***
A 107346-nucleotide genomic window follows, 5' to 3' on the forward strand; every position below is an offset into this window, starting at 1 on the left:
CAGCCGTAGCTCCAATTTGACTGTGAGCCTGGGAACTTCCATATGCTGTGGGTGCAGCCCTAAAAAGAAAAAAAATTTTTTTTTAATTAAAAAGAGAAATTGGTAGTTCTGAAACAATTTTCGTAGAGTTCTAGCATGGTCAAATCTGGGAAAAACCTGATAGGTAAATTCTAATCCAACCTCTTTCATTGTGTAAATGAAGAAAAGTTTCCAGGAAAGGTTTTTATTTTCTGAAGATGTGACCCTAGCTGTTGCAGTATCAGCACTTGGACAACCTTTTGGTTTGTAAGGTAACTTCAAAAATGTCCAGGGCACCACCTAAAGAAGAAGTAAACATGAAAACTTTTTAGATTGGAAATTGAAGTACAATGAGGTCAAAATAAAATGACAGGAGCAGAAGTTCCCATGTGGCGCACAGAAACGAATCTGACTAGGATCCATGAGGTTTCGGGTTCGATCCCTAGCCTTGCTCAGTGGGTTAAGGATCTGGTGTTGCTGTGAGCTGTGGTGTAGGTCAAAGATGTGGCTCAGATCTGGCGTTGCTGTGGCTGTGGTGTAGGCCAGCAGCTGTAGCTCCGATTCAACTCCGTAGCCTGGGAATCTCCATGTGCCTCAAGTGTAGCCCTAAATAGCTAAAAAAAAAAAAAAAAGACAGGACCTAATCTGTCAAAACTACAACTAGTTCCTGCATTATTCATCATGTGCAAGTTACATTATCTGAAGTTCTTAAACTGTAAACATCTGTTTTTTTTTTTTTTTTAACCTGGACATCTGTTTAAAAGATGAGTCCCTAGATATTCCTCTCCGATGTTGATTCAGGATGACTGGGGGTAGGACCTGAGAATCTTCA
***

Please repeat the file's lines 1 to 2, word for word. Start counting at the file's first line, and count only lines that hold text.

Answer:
A 107346-nucleotide genomic window follows, 5' to 3' on the forward strand; every position below is an offset into this window, starting at 1 on the left:
CAGCCGTAGCTCCAATTTGACTGTGAGCCTGGGAACTTCCATATGCTGTGGGTGCAGCCCTAAAAAGAAAAAAAATTTTTTTTTAATTAAAAAGAGAAATTGGTAGTTCTGAAACAATTTTCGTAGAGTTCTAGCATGGTCAAATCTGGGAAAAACCTGATAGGTAAATTCTAATCCAACCTCTTTCATTGTGTAAATGAAGAAAAGTTTCCAGGAAAGGTTTTTATTTTCTGAAGATGTGACCCTAGCTGTTGCAGTATCAGCACTTGGACAACCTTTTGGTTTGTAAGGTAACTTCAAAAATGTCCAGGGCACCACCTAAAGAAGAAGTAAACATGAAAACTTTTTAGATTGGAAATTGAAGTACAATGAGGTCAAAATAAAATGACAGGAGCAGAAGTTCCCATGTGGCGCACAGAAACGAATCTGACTAGGATCCATGAGGTTTCGGGTTCGATCCCTAGCCTTGCTCAGTGGGTTAAGGATCTGGTGTTGCTGTGAGCTGTGGTGTAGGTCAAAGATGTGGCTCAGATCTGGCGTTGCTGTGGCTGTGGTGTAGGCCAGCAGCTGTAGCTCCGATTCAACTCCGTAGCCTGGGAATCTCCATGTGCCTCAAGTGTAGCCCTAAATAGCTAAAAAAAAAAAAAAAAGACAGGACCTAATCTGTCAAAACTACAACTAGTTCCTGCATTATTCATCATGTGCAAGTTACATTATCTGAAGTTCTTAAACTGTAAACATCTGTTTTTTTTTTTTTTTTAACCTGGACATCTGTTTAAAAGATGAGTCCCTAGATATTCCTCTCCGATGTTGATTCAGGATGACTGGGGGTAGGACCTGAGAATCTTCA